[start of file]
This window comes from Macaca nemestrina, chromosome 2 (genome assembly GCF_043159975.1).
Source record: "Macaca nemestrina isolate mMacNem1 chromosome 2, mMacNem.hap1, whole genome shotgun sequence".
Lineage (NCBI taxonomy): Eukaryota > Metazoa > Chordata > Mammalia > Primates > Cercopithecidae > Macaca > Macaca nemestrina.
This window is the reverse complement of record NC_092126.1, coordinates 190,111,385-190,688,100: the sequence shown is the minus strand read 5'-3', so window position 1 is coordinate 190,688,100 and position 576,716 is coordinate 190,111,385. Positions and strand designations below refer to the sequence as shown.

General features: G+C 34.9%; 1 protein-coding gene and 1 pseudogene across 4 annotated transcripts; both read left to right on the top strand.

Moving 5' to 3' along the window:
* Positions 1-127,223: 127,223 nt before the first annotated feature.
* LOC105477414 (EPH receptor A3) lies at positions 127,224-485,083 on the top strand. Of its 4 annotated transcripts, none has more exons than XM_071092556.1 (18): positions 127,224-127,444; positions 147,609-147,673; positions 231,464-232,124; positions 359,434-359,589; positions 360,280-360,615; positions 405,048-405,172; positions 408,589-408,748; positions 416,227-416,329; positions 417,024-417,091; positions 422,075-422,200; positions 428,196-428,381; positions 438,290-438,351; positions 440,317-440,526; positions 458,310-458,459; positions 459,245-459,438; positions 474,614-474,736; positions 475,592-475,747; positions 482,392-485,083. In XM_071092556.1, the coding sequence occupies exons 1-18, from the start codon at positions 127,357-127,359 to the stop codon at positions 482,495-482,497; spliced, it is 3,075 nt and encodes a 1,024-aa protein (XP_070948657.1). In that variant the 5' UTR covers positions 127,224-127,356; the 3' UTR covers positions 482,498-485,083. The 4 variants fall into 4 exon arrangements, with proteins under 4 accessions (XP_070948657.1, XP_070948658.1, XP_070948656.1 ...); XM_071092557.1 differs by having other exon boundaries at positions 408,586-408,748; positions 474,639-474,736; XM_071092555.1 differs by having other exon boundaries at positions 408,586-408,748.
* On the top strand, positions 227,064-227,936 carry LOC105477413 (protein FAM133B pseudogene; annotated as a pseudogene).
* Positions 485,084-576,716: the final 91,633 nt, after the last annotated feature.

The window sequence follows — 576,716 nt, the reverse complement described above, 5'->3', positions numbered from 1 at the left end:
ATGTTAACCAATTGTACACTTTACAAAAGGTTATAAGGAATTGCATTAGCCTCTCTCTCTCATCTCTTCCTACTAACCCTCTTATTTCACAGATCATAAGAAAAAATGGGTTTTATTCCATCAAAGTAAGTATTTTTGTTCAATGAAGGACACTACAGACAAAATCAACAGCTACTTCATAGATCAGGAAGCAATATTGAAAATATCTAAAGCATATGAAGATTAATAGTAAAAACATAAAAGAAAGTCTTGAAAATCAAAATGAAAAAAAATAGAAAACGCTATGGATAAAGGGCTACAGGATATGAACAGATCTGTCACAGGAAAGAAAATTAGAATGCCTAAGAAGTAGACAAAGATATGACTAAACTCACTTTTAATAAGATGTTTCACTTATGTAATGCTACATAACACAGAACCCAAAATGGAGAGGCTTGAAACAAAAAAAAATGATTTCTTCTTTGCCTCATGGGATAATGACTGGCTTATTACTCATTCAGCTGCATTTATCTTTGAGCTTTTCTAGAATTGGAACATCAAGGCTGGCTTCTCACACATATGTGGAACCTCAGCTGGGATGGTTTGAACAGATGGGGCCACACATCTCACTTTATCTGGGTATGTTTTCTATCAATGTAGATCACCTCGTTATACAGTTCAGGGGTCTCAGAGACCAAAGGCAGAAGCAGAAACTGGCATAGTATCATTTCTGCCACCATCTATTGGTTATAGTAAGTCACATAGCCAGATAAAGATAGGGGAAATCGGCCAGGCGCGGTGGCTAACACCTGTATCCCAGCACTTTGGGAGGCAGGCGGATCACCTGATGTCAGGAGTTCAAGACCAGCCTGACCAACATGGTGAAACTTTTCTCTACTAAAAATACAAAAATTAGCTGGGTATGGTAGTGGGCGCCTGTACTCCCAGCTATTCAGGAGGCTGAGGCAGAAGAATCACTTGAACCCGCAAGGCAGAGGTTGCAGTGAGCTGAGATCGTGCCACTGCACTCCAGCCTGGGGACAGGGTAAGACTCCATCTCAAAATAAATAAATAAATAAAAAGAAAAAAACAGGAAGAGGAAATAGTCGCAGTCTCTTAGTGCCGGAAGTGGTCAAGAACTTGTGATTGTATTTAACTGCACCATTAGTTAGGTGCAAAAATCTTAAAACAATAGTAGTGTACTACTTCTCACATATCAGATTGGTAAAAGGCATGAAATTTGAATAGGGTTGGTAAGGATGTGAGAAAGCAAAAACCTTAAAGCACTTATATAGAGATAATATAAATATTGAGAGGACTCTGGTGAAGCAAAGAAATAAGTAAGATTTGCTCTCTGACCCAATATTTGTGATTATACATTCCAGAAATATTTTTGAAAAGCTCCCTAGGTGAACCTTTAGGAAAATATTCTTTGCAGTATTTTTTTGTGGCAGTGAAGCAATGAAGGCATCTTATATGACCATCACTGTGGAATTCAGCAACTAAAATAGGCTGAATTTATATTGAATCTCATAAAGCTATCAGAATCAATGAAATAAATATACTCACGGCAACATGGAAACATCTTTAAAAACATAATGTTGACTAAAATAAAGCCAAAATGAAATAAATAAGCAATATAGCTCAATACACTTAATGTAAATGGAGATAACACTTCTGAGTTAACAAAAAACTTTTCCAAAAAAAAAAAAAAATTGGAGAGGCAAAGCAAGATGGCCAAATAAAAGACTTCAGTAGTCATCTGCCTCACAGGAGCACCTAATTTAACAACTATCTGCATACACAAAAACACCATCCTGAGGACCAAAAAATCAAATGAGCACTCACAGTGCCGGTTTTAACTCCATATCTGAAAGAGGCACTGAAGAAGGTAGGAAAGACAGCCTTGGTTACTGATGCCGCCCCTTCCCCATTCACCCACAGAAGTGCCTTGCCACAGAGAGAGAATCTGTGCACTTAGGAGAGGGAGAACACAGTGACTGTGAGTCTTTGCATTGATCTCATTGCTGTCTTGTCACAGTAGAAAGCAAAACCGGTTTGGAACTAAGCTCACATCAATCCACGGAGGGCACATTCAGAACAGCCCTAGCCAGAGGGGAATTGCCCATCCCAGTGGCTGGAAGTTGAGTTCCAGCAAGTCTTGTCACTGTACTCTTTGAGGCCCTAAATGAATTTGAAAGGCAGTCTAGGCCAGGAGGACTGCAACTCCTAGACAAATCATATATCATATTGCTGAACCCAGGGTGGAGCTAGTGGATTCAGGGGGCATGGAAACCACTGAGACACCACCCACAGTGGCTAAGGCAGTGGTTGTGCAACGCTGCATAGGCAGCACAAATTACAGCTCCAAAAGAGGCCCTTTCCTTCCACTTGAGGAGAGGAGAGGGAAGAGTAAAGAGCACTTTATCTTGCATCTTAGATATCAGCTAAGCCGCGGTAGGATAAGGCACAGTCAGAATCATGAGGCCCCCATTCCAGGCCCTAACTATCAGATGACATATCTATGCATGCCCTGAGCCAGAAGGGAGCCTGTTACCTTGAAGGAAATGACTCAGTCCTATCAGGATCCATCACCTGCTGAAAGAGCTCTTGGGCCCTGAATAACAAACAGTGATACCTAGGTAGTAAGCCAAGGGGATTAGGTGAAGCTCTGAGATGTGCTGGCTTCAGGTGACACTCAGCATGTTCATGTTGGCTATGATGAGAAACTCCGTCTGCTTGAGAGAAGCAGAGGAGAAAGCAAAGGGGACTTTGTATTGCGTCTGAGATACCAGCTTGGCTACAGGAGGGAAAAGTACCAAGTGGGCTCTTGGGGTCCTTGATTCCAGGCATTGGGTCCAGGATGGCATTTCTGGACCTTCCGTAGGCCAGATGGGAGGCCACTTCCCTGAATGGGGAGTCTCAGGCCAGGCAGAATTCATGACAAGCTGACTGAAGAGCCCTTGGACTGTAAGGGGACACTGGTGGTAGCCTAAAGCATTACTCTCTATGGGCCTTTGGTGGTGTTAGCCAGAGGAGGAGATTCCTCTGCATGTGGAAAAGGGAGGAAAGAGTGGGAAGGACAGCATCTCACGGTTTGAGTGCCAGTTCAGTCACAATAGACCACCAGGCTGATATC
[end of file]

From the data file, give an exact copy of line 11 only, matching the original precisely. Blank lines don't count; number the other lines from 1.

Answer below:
The window sequence follows — 576,716 nt, the reverse complement described above, 5'->3', positions numbered from 1 at the left end: